by Wayne M. (Punanai 2004)
Editor’s Note: This essay first appeared in the November 28, 2013 issue of TGIF. On March 21, 2014 Wayne McArthur, Renascent alumnus and Access Centre Counsellor, passed away. A memorial in celebration of Wayne’s life will be held at Renascent on Saturday, April 26th. Details and condolences are available here.
My sobriety depends not upon a “Higher Power” but instead is based upon a “Higher Purpose.”
I will explain that in a moment but first let me tell you a little about myself.
My problem with alcohol was bad – so bad that between 1992 and 2004, I was in four different rehabs.
After three months at Halton Recovery House, I managed to stay sober for a year and a half. I picked up a drink and the next thing I knew I was in a psych ward. Years passed, and by 2004 I was jobless, homeless and friendless. Not even my brother would take a phone call from me.
It was there I decided that I did not want to die a drunk. I knew I needed treatment to get started – again. In November I entered Renascent and completed treatment. My sobriety date is Sept 30, 2004.
Now, my higher purpose.
In the last two rehabs I discovered that I was self-obsessed, with no concern for other people. It was brutal and fatal, unless I took action. My higher purpose is about as simple as I can make it (which is no small feat for an alcoholic). It is simply to be there and to participate in the human race. Even if I can’t do anything to help, I need to be there if someone needs me. If I am using, I am not there for myself, let alone anyone else. This obviously requires I interact with others. I strongly believe that isolation in its many forms is one of the primary reasons we use and especially why we relapse.
I acknowledge that I am dependent on others for my sobriety. I must be a part of the human race. To do that on an ongoing basis, I must always endeavour to do the right thing.
AA was – and continues to be – my first line of defence against isolation. I know I can be honest and talk about real things in that environment. AA is not the only place where I can relate to others but it was a start. I know I also have people in my life outside of AA. Now I am a part of, not apart from. So now that I am a part of the human race, how do I act and what do I do in this strange arena of the real world?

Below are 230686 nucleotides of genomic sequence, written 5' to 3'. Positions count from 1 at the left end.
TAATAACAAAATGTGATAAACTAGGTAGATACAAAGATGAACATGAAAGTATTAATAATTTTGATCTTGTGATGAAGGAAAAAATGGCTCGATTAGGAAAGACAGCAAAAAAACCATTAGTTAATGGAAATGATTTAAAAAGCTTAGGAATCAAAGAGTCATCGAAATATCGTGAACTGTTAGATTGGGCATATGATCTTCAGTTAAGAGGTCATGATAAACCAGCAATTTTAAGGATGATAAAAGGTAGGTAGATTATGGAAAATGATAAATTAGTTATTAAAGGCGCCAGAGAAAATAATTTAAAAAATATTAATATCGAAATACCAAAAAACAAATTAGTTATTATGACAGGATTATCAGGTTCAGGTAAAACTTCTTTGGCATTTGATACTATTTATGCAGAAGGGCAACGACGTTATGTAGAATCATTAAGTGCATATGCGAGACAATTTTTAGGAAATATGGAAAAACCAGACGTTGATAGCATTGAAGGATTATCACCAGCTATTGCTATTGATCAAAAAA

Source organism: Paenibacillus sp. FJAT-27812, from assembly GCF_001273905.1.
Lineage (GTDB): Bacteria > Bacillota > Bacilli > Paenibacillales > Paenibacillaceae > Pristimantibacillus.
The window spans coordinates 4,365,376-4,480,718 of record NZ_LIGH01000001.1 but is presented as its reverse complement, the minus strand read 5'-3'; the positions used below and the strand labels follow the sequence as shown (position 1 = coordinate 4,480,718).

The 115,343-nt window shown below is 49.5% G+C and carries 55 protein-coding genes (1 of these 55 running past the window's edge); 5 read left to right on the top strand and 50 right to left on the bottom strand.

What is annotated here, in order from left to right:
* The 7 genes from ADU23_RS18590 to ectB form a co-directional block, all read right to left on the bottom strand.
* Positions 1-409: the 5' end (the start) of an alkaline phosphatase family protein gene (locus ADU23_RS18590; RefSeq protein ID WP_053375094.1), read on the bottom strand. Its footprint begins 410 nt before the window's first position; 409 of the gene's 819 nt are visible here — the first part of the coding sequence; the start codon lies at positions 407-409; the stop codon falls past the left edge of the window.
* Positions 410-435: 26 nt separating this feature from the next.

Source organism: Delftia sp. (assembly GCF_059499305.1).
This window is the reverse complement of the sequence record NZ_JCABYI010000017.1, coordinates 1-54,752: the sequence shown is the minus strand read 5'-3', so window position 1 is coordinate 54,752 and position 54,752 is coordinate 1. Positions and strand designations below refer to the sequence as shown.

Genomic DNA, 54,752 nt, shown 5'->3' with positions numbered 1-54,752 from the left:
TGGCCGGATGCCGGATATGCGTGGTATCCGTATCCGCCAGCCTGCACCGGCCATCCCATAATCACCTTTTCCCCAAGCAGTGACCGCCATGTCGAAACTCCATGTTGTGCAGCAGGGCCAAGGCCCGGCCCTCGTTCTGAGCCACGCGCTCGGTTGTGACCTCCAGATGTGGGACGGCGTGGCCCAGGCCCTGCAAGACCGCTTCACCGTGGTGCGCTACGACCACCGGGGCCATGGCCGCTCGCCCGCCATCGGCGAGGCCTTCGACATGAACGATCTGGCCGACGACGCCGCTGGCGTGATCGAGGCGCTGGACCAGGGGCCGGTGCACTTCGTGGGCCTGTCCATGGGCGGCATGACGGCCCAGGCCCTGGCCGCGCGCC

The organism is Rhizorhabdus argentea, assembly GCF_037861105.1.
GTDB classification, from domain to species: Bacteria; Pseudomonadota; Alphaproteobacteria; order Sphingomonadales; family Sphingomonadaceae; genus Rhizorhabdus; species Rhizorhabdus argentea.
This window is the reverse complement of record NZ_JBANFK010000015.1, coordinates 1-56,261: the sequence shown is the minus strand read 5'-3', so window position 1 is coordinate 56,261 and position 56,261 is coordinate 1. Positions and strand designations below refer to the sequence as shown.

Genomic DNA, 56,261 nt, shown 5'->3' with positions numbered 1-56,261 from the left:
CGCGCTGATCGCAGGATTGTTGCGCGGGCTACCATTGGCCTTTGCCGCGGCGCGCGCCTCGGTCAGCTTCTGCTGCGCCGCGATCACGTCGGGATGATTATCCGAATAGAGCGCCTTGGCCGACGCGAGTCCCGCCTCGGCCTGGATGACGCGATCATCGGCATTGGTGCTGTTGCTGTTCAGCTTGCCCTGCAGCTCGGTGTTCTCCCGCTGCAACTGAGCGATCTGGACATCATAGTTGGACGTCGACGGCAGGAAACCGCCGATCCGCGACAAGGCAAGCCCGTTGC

I believe we can’t think our way into good behaviour but we can behave our way into good thinking. What is good behaviour? It is doing the next right thing regardless of what I may feel like or think. This can be where the second use I make of AA can come in. For me the Steps are sign posts and guides on how to behave as a normal human being. They also act like idiot lights on my dashboard of life. If in a certain situation one of those steps keeps popping into my head, I know I need to look at something I am doing. For example, if I become resentful or angry I need to look at what my part is in this (Step 4) and if I am wrong I need to apologize and try to make it right (Step 10).
After being sober for more than a year, I started volunteering at Renascent.
As time went by and I always showed up and did well at what they gave me, they started offering me paid shifts. I was offered a full time job in 2007. It was to assess people that wanted to attend our treatment program. My job was to interview them and determine if they were a fit for us and, more importantly, if we were a fit for them.
To say I loved it would be the understatement of all time. For the first time in my life, I had a job that was not a job. You see, it was an ideal way for me to live my higher purpose. That way I could be a useful part of the human race.
Everything at my job was going more than well until 2010 when I checked myself into the hospital with crippling stomach pain. Operations (two within a week) found colon cancer which was removed.
No reprieve however. This February I was diagnosed with lung cancer, for which there is no cure (only, hopefully, control). Since then, I have gone through radiation therapy and three rounds of chemo. I recently started the fourth round. I have had thoughts of, and even discussions about, going back to work. No one knows just how much I miss it. You see, this work is all about my higher purpose.
I can remember the first time I mentioned this higher purpose when I spoke at a meeting. I was surprised at how many people came to me after wanting to know more. This is still my core belief – the concept of others, not you.
Way back in 2004, in a psych ward, I decided I did not want to die a drunk.
And I won’t.
Because I have a higher purpose.
Members of Renascent’s alumni community carry the message by sharing their experiences and perspectives on addiction and recovery. To contribute your alumni perspective, please email email@example.com.